While right-wing partisans may have reason to worry about their long-term political prospects, they needn’t worry about the president’s seasonal pronouncements. Obama is safely within the bounds of Thanksgiving promulgation. Indeed, it has been the better part of seventy years since a president made serious use of “multicultural pieties” in his Thanksgiving proclamations.
Americans have to look back to Franklin Delano Roosevelt for a thoroughly multicultural call to “let every man of every creed go to his own version of the Scriptures for a renewed and strengthening contact with those eternal truths and majestic principles which have inspired such measure of true greatness as this nation has achieved.”
FDR’s Thanksgiving proclamations were bold and politically adventurous statements. He constantly flavored his proclamations with advocacy for action and challenges to the economic and political elites with which the nation was wrestling during the Great Depression. “May we ask guidance in more surely learning the ancient truth that greed and selfishness and striving for undue riches can never bring lasting happiness or good to the individual or to his neighbors,” read Roosevelt’s first proclamation in 1933. A year later, he declared:
Our sense of social justice has deepened. We have been given vision to make new provisions for human welfare and happiness, and in a spirit of mutual helpfulness we have cooperated to translate vision into reality.
More greatly have we turned our hearts and minds to things spiritual. We can truly say, “What profiteth it a nation if it gain the whole world and lose its own soul.”
By 1935, as Roosevelt’s New Deal was fully engaging, he wrote: “We can well be grateful that more and more of our people understand and seek the greater good of the greater number. We can be grateful that selfish purpose of personal gain, at our neighbor’s loss, less strongly asserts itself.”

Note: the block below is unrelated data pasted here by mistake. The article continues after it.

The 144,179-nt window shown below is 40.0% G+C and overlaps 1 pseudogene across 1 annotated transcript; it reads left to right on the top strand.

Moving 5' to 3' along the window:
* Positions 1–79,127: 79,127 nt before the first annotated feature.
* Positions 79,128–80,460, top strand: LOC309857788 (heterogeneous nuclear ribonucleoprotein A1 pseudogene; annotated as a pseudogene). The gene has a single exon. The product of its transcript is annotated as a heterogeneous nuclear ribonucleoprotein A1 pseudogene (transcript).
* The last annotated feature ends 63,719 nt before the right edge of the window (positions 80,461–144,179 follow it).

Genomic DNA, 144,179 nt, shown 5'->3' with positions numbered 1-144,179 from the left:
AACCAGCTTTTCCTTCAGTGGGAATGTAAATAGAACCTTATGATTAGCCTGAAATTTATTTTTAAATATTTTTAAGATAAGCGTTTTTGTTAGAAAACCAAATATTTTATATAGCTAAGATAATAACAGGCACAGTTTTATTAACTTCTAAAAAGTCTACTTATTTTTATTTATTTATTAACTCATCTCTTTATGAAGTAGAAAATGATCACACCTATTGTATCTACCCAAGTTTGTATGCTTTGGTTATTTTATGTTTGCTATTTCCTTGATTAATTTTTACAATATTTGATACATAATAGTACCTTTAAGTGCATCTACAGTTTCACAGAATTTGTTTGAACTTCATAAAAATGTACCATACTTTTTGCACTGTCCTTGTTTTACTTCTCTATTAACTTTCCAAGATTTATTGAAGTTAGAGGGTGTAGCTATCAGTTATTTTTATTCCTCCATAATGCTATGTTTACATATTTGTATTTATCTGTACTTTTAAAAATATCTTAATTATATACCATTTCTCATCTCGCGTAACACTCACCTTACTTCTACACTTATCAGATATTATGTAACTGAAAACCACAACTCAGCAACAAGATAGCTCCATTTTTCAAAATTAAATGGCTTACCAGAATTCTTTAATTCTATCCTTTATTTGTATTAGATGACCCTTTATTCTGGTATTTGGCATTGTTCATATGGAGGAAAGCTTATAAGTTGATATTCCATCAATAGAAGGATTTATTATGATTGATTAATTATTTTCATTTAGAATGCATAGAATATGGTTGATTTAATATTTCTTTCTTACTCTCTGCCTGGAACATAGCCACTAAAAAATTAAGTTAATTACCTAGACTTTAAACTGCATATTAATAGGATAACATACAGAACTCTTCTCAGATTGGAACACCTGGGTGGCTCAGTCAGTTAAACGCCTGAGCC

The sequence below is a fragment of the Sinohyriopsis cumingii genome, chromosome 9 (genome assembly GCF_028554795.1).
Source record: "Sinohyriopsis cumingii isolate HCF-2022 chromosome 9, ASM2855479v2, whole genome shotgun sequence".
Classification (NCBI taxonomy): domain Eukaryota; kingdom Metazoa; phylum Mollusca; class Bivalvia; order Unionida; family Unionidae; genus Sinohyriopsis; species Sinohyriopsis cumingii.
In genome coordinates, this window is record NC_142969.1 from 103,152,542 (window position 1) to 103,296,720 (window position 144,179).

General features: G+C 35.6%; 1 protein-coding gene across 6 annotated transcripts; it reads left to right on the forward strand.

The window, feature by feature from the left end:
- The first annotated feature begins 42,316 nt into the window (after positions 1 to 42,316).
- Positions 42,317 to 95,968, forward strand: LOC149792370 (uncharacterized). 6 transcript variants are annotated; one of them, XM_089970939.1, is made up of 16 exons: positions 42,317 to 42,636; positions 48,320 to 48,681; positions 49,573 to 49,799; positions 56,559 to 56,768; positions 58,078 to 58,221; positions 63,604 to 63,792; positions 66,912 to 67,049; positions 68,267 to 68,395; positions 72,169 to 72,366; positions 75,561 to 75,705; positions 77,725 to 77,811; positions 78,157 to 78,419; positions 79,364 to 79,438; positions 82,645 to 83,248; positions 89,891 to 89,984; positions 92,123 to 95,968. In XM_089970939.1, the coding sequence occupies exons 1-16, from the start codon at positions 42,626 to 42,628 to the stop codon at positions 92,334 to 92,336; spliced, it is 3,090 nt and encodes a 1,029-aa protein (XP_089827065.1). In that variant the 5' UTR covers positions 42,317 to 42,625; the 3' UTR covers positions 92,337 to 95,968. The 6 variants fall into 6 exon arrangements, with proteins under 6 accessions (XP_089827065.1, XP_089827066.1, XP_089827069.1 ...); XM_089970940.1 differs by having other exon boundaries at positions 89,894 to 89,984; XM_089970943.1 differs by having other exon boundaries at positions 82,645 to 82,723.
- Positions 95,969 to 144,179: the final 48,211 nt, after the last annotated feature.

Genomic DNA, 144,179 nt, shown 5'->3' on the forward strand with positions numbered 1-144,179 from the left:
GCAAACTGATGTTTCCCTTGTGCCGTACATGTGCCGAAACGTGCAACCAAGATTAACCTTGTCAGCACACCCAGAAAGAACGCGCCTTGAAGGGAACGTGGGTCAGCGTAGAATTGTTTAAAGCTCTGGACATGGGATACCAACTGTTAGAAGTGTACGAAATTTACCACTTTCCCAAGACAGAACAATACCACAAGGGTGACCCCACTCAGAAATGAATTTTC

After his landslide re-election in 1936, FDR would encourage Americans “to fulfill our obligation to use our national heritage by common effort for the common good.” He found cause for thanksgiving in the fact of laws and labor organizing that guaranteed “the toiler in shop and mill receives a more just return for his labor.”
To a far greater extent than the presidents who succeeded him, including Obama, Roosevelt used his Thanksgiving proclamations to speak, in moral and spiritual terms, about the ills afflicting the republic—and about the radical remedies he had initiated in response to them.
“Our Nation has gone steadily forward in the application of democratic processes to economic and social problems,” wrote Roosevelt in 1939. “We have faced the specters of business depression, of unemployment, and of widespread agricultural distress, and our positive efforts to alleviate these conditions have met with heartening results. We have also been permitted to see the fruition of measures which we have undertaken in the realms of health, social welfare, and the conservation of resources.”
For Roosevelt, every opportunity to speak of a New Deal was taken. Every teachable moment was utilized. Thanksgiving proclamations were not merely pious repetitions of past histories. They were statements of principle, and celebrations of that deepening sense of social justice.
Obama’s critics are inclined, always, to find something unsettling in his official words and deeds. But by comparison with Roosevelt, the current president’s Thanksgiving proclamations are modest, in their moral messaging and in their “multicultural pieties.”